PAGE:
In Fig. 2 (left), we plot the newly determined cyclotron line energies against those from the original analysis. Overall, we find a very good agreement between the new values for Ecyc and those from the original analysis: considering the respective uncertainties, the differences are smaller than 0.79 standard deviations for ten of the eleven values and 2.1 standard deviations for one value (cycle No. 323).

In Fig. 2 (right), the 3.5–60 keV maximum bolometric fluxes are plotted against the corresponding ASM fluxes of the original analysis. There is a good linear relationship between the two fluxes: the slope (taking the uncertainties in both variables into account) is 0.88    ±    0.15 (10-9   erg   cm-2   s-1)/(ASM cts s-1), and the Pearson correlation coefficient is 0.82, corresponding to a chance probability of no correlation of P < 10-3. This demonstrates that the maximum ASM flux can be taken as a good measure of the maximum bolometric X-ray flux (and luminosity) of Her X-1 during the respective 35 d cycle. The variation in flux from one 35 d cycle to the next is small, such that the maximum observed flux of a particular 35 d Main-On can be considered a good measure of the luminosity of the source during this particular cycle. This is why the maximum ASM flux was used as a reference in the original analysis by Staubert et al. (2007).

The final correlation between the cyclotron line energy and the X-ray flux is given in Fig. 3 in two ways: we correlate Ecyc from the re-analysis with the scaled 3.5 − 60 keV maximum Main-On flux (Fig. 3, left), as well as the maximum ASM flux (Fig. 3, right). The corresponding slopes of the linear fits to these data (taking the uncertainties of both variables into account) and the corresponding Pearson correlation coefficients r are: (i) for the Main-On flux presented in Fig. 3 (left) slope = 0.62 ± 0.19 (keV)/(10-9   erg   cm-2   s-1) and r = 0.62 (P = 2 × 10-2); (ii) for the maximum ASM flux presented in Fig. 3 (right) slope = 0.67    ±    0.14 (keV)/(ASM cts s-1) and r = 0.90 (P = 10-4).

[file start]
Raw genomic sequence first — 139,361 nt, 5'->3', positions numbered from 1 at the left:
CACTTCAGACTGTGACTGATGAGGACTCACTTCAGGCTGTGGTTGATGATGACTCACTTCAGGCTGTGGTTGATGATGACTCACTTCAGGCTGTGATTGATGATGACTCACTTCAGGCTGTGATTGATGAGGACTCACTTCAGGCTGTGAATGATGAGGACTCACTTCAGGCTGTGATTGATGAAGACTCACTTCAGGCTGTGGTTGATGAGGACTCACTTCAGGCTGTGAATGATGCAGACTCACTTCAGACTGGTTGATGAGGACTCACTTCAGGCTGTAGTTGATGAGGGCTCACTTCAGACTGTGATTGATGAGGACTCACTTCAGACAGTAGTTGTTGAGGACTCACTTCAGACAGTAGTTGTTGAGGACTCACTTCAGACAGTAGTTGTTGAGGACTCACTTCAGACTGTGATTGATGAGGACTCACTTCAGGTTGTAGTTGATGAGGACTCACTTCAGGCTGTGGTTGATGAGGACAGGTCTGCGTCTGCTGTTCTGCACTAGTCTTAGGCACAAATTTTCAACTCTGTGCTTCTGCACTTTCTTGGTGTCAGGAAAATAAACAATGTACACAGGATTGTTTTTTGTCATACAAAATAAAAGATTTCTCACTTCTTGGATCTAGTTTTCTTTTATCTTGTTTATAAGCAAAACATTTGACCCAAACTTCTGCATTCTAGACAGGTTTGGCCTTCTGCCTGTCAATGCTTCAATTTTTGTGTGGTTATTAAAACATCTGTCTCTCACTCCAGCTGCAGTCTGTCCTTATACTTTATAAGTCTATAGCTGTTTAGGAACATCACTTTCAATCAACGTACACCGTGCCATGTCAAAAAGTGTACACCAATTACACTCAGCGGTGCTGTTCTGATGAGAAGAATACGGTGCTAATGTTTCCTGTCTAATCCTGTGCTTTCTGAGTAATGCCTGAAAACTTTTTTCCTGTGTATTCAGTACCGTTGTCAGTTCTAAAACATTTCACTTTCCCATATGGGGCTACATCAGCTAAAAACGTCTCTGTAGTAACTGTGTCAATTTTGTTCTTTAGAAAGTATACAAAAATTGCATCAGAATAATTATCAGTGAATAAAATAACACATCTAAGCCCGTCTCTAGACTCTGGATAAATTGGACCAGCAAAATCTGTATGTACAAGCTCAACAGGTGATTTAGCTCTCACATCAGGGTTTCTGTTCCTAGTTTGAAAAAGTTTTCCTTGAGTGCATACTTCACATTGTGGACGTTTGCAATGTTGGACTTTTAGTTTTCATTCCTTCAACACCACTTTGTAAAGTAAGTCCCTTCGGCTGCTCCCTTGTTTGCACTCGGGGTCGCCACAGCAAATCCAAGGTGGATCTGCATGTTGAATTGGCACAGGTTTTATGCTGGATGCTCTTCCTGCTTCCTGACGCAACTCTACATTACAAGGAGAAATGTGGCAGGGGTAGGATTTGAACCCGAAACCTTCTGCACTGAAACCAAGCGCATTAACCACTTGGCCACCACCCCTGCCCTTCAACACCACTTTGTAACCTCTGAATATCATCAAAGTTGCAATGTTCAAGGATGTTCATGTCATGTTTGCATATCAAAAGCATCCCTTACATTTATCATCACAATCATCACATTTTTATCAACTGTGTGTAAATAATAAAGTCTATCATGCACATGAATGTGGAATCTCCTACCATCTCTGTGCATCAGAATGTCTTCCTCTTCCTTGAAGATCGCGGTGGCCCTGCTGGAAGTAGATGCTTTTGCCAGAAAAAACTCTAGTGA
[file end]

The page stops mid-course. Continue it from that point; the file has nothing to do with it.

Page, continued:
The correlation seen in Fig. 3 (left) is somewhat less convincing than that of Fig. 3 (right) (and that in the original analysis of Staubert et al. 2007). We attribute this to the unavoidably larger uncertainties associated mainly with the scaling of the bolometric flux measured for the individual spectrum to the flux that does describe the maximum flux of the particular 35 d cycle. The originally used maximum ASM fluxes are, in contrast, simple direct measurements.

5. Summary

We have re-analyzed observations of Her X-1 in its Main-On state by RXTE between 1996 and 2005 with respect to its X-ray spectrum. Using data from both instruments (PCA and HEXTE) we performed a spectral analysis of observations of eleven Main-Ons and determined the cyclotron line energy Ecyc and the 3.5 − 60 keV flux for each of those Main-Ons. This observed flux was then scaled to a flux representing the maximum flux of the particular Main-On. We conclude that the maximum ASM flux used in the original analysis (Staubert et al. 2007) can really be taken as a measure of the luminosity of the source because it scales well with the maximum 5–60 keV flux estimated through the spectral analysis. This is evident from Fig. 2 (right) that shows there is a good linear relationship between the bolometric 3.5 − 60 keV flux with the 2 − 10 keV flux measured by RXTE/ASM (both fluxes refer to the maximum 35 d Main-On flux).

The information contained in Figs. 2 and 3 (left and right) provides an internally consistent picture. We consider the combined evidence of all the correlations shown as proof of the correctness of the positive correlation between the cyclotron line energy and source luminosity as suggested in Staubert et al. (2007). A direct comparison to the original analysis can be made by considering Fig. 3 (right): the slope of the linear best fit is determined to (0.67    ±    0.14) keV/(cts   s-1), which is in good agreement with the (0.66 ± 0.10) keV/(cts   s-1) found in the original analysis. The final and confirmed result with respect to this correlation can then be stated as follows: the value of the cyclotron line energy Ecyc increases by  ~ 7% for a change in flux of a factor of two.